I have a job now! A great one in fact (don't be jealous). You can even email me at my dot o-r-g company email address. Please don't though, I have a lot of very important correspondence to deal with, or at least will once I go from the slow chug of training to actually being functional in my job responsibilities. Plus, I have this irrational fear that the IT department (guy) is somehow tracking all the times I (never) get off task. It's a paranoia surely left over from some necessarily strict computer lab rules in High School, but all for the best, I suppose, as I've got my to-do list for the evening, and snippets of this very blog scribbled on neon green post-its for a post-work update.
I dragged (drug?) my feet through the whole job search thing for a good month or more after I got back. I've got plenty to keep my busy even while unemployed around this (disaster of a) house. Ultimately, I finished phase one of garage clean-out (one garage sale and about twelve trips to Goodwill) and my Craigslist return from furniture and knick knack sales was dwindling so the hunt was on.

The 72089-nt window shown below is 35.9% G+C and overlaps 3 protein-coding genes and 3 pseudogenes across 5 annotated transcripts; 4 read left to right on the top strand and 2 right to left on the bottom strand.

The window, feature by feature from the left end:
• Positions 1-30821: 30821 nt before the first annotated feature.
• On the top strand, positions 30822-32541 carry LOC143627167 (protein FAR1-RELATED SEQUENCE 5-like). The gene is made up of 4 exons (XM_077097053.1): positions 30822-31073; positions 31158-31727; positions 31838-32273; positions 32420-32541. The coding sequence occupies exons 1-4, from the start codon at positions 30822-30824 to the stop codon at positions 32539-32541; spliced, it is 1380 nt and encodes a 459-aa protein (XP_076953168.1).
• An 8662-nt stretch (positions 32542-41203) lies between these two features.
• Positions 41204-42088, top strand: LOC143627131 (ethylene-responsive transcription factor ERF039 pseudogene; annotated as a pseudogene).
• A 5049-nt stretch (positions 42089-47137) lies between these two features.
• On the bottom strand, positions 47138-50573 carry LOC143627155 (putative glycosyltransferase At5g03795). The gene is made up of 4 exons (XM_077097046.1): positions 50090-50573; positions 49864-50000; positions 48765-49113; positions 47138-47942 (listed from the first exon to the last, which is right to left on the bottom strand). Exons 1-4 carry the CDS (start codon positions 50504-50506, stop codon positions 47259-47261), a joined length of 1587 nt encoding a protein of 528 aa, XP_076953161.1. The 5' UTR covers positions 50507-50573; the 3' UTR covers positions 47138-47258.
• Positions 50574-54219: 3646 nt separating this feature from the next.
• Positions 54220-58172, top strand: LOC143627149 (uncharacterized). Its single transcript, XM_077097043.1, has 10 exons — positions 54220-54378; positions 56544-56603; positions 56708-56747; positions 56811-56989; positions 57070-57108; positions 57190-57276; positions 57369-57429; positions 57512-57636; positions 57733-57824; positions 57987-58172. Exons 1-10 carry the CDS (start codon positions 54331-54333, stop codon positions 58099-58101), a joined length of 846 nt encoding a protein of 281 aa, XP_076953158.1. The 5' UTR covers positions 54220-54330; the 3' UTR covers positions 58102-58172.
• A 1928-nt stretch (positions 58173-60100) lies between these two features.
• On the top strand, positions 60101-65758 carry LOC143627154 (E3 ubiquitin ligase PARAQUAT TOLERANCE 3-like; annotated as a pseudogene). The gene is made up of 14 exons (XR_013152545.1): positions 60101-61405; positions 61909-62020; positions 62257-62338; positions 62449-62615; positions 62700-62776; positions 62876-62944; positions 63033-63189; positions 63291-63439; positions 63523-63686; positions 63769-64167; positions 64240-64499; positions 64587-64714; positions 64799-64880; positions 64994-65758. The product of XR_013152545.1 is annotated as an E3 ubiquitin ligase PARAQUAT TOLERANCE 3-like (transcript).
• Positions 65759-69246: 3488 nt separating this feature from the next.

Round one of applications (minus the Gates Foundation, World Vision and Unitus who are unfortunately smart for not hiring me) yielded two interviews and basically two job offers, one where I'd get down and dirty in the business world, the other in nonprofit. If you know me and my philosophies on development, you know that both are pretty appealing. In the end, a higher salary and shorter commute lost out to my current title: Food Resource Developer.
Basically, I get food manufacturers (you know, farmers, fishermen, factories and the like) to donate their food products directly to us, and we distribute them out to 17 counties. Who knew such a job existed. Making sure the hungry people in the 300+ Food Banks in Western Washington don't have to live on just peanut butter and Ramen noodles. Produce, meat and pretty high quality stuff... most of the time at least.
More later on the work I'm doing but here, I'm sure the first of many stabs at helping people be aware of what hunger in America looks like today:
(cheesy elevator music and a bit boring in the middle, but good fast facts and a powerful message)